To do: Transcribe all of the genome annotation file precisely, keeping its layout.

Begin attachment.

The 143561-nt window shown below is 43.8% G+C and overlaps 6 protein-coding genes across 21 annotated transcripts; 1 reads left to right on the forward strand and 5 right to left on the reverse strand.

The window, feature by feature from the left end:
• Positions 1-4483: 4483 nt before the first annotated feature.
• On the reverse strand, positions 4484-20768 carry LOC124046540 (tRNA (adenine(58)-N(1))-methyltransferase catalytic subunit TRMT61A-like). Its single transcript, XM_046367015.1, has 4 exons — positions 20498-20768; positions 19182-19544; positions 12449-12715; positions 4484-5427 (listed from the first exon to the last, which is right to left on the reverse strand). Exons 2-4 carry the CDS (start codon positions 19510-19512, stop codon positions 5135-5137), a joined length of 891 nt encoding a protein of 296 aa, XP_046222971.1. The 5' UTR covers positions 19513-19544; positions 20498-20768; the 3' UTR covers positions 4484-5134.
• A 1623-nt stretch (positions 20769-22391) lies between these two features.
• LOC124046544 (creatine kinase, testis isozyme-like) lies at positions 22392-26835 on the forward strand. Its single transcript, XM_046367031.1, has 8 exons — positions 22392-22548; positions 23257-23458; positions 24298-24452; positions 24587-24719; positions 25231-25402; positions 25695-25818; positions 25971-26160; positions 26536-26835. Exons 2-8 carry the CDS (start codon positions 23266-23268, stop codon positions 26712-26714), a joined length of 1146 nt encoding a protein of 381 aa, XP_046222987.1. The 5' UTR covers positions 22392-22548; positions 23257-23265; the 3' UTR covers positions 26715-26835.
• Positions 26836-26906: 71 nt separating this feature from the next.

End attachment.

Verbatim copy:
The 143561-nt window shown below is 43.8% G+C and overlaps 6 protein-coding genes across 21 annotated transcripts; 1 reads left to right on the forward strand and 5 right to left on the reverse strand.

The window, feature by feature from the left end:
• Positions 1-4483: 4483 nt before the first annotated feature.
• On the reverse strand, positions 4484-20768 carry LOC124046540 (tRNA (adenine(58)-N(1))-methyltransferase catalytic subunit TRMT61A-like). Its single transcript, XM_046367015.1, has 4 exons — positions 20498-20768; positions 19182-19544; positions 12449-12715; positions 4484-5427 (listed from the first exon to the last, which is right to left on the reverse strand). Exons 2-4 carry the CDS (start codon positions 19510-19512, stop codon positions 5135-5137), a joined length of 891 nt encoding a protein of 296 aa, XP_046222971.1. The 5' UTR covers positions 19513-19544; positions 20498-20768; the 3' UTR covers positions 4484-5134.
• A 1623-nt stretch (positions 20769-22391) lies between these two features.
• LOC124046544 (creatine kinase, testis isozyme-like) lies at positions 22392-26835 on the forward strand. Its single transcript, XM_046367031.1, has 8 exons — positions 22392-22548; positions 23257-23458; positions 24298-24452; positions 24587-24719; positions 25231-25402; positions 25695-25818; positions 25971-26160; positions 26536-26835. Exons 2-8 carry the CDS (start codon positions 23266-23268, stop codon positions 26712-26714), a joined length of 1146 nt encoding a protein of 381 aa, XP_046222987.1. The 5' UTR covers positions 22392-22548; positions 23257-23265; the 3' UTR covers positions 26715-26835.
• Positions 26836-26906: 71 nt separating this feature from the next.